Ever found it curious that the Loch Ness Monster hasn’t been sighted in recent years? Disappointed when you learned that the famous photo of the creature, taken by Colonel Robert Wilson in 1934, was fake?
There might be a reason behind these disappointing realities. New evidence states that the Loch Ness Monster, as we always imagined it, never actually existed.
Ever since that first famous photo, Nessie has captivated the world’s imagination. Historically, we have over a thousand reported sightings, and the beast has been the subject of a whole host of documentaries.
In 2003, the BBC used six hundred sonar beams and satellite tracking to explore the loch, but actually, the irrefutable proof was never delivered.
In a new study, geneticist Neil Gemmell of Otago University in New Zealand explains why: an environmental DNA survey of the loch gives no signs that it was ever home to giant reptiles.
We did not find any giant reptiles; we didn’t find any reptiles at all
The survey revealed DNA traces for more than three thousand species that make the loch their home: fish, birds, deer and other mammals, bacteria, humans – but no reptiles.
So If It’s Not Nessie, What Is?
No giant sharks or sturgeons or catfish appeared either – which have been theorized to explain the monster sightings.
What the study found was that the loch contains a lot of eels. In some two hundred and fifty samples, pretty much every sample analyzed had eel DNA in it.
Might the Loch Ness Monster be a giant eel?
Our data doesn’t reveal their size,
but the sheer quantity of material says that we can’t discount the possibility that there may be giant eels in Loch Ness. Therefore we can’t discount the possibility that what people see and believe is the Loch Ness Monster might be a giant eel.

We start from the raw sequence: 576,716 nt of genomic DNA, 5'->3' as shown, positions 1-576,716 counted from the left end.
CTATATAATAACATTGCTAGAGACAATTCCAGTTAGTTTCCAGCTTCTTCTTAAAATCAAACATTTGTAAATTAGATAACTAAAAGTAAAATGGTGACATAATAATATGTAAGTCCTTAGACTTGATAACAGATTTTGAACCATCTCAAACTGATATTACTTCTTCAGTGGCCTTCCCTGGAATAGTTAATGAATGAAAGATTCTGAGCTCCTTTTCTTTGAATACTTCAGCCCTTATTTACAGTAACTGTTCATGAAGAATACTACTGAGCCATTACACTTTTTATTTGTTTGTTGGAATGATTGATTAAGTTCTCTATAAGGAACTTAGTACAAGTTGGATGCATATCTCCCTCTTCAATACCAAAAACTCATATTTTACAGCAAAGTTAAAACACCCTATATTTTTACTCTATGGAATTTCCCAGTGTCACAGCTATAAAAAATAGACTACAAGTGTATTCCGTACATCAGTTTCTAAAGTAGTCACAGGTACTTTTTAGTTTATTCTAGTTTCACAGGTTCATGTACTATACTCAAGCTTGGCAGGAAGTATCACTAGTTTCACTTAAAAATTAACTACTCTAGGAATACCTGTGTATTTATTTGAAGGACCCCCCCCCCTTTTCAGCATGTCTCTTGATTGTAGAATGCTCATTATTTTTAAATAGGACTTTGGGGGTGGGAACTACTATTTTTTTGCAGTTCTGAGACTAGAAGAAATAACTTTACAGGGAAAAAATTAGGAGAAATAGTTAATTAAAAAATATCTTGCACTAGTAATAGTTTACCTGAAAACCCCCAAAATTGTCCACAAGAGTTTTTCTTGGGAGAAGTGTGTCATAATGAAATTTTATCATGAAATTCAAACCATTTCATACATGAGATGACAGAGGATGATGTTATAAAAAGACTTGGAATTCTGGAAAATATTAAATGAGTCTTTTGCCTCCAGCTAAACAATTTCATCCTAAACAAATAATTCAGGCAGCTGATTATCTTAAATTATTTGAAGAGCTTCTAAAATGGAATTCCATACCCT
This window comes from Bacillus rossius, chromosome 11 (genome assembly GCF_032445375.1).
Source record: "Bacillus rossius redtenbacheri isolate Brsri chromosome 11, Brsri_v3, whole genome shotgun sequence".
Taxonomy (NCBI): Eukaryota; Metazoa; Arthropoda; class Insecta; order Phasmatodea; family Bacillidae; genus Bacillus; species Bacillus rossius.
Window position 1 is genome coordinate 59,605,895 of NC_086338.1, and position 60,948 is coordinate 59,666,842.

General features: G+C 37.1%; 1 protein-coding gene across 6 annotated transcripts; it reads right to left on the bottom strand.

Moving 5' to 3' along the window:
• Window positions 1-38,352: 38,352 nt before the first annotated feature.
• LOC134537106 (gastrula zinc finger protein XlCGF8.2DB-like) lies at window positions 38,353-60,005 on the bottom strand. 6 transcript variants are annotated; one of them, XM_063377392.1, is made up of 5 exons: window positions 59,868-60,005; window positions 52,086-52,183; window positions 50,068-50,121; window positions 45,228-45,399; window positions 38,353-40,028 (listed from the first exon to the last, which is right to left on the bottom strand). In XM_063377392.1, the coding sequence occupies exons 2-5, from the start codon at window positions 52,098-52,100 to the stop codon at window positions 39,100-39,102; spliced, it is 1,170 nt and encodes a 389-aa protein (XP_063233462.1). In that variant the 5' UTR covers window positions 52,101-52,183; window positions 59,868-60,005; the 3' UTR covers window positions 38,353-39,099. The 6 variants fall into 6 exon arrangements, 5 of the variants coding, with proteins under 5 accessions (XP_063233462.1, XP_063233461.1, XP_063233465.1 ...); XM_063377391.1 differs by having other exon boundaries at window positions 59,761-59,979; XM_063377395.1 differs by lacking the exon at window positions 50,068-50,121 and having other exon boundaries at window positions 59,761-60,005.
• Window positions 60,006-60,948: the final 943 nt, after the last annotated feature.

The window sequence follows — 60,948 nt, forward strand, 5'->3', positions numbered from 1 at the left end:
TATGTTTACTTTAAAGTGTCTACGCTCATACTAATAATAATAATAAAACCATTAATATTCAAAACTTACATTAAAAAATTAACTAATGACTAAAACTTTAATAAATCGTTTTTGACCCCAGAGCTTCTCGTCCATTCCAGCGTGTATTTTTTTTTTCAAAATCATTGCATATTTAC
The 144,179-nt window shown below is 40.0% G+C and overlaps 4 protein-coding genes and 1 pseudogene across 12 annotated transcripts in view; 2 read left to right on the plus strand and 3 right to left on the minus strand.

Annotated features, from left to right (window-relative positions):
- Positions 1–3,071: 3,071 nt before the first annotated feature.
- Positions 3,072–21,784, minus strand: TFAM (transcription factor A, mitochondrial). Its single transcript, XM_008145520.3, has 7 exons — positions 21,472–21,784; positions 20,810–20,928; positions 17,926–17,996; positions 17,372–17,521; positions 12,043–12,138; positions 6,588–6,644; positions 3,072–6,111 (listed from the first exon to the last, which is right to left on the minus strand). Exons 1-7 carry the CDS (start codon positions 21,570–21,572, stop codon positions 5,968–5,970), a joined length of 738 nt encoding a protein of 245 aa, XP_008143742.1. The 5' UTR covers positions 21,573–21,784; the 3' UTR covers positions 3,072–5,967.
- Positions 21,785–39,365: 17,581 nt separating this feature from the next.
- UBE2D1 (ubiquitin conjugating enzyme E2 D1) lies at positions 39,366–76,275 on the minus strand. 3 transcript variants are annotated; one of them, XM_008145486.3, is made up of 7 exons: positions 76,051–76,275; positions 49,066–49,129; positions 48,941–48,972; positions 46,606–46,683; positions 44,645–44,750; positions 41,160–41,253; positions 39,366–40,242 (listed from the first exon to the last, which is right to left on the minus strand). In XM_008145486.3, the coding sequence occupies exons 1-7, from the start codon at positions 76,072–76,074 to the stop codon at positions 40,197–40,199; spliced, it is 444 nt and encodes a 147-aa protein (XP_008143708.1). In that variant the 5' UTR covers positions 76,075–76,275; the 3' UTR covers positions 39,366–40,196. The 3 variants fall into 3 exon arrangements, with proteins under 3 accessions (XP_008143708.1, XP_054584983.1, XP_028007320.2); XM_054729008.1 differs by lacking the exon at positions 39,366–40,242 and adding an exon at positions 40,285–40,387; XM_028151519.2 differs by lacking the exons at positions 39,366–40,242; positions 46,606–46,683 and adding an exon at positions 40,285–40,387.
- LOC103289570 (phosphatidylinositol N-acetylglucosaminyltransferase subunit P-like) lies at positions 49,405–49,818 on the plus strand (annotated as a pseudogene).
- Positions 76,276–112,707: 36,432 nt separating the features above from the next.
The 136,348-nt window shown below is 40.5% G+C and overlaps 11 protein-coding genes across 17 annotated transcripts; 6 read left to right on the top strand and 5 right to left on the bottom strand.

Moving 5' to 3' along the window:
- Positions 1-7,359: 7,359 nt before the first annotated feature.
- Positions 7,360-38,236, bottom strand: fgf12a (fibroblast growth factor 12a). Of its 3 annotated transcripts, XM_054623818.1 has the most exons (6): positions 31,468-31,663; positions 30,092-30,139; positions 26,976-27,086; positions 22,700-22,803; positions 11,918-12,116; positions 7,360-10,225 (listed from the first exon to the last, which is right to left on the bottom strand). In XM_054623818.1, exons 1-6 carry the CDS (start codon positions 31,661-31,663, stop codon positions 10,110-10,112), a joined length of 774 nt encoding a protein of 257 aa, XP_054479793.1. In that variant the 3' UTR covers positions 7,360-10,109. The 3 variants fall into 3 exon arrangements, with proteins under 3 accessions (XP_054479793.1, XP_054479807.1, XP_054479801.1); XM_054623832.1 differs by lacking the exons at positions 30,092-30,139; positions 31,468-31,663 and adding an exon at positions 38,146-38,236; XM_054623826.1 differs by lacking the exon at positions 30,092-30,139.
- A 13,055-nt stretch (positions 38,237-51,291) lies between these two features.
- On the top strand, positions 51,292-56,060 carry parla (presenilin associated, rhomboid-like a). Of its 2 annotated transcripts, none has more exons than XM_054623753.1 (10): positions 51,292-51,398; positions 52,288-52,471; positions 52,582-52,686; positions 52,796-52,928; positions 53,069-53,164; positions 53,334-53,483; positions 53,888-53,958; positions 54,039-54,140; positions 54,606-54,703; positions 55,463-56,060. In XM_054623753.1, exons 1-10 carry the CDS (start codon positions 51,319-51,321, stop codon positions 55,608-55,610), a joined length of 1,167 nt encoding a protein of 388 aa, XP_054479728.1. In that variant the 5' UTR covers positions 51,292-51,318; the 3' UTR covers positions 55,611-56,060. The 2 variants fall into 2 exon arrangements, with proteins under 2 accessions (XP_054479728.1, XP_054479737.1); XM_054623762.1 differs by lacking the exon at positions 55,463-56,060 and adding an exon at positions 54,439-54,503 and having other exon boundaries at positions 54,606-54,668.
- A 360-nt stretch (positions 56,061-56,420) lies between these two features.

And I don’t know about you, but a giant eel sounds just as monstrous as a prehistoric dinosaur.
It isn’t the only piece of eel-related data to be unveiled this month. A different team of researchers examined over a hundred electric eels from South America’s Amazon Basin.
They discovered that there were three unique species where there was previously thought to be one, and one species delivers a shock well above the previously recorded maximum.
What’s with the Monster Eel Anyway?
The species have three distinct geographical ranges. Electrophorus electricus lives the furthest in the north, in Guyana and Surinam.
The other two spread across Brazil: E. varii in the north and E. voltai in the south.
The three species have similar characteristics – brown and wrinkly and painful to touch, but they display subtle differences in skull shape and body structure. The differences in evolution may result from adaption to different food sources or different current speeds after the eels spread apart over three million years ago.
The researchers also measured the strength of the different eel’s shocks. Previously, electric eels have been known to deliver shocks up to 650 volts.
The newly discovered species E. voltai was observed to deliver shocks up to 860 volts – about seven times what you would experience if you stuck a fork in an electric socket.
The habitat of E. voltai is notably far away from Loch Ness in Scotland, but if the study of Gymnotus Electrius has proven anything, it’s that there’s still plenty to learn about eels.
Well, you can put this new information in your collection of fun animal facts.
Until then, the conclusion of these Nessie findings is that it makes sense that the Loch Ness Monster lurks below the waves in the form of a giant wrinkly eel, and likely – if not plausible, that said eel is crackling with sizeable volts of electricity.
Live Science. Loch Ness Contains No ‘Monster’ DNA, Say Scientists. [https://www.livescience.com/loch-ness-monster-dna-study.html]
Nature Communications. Unexpected species diversity in electric eels with a description of the strongest living bioelectricity generator. [https://www.nature.com/articles/s41467-019-11690-z]
Sciencemag.org. Newly discovered eel delivers the strongest electric jolt on record. [https://www.sciencemag.org/news/2019/09/newly-discovered-eel-delivers-strongest-electric-jolt-record]
BBC News. Loch Ness Monster may be a giant eel, say scientist. [https://www.bbc.com/news/uk-scotland-highlands-islands-49495145]
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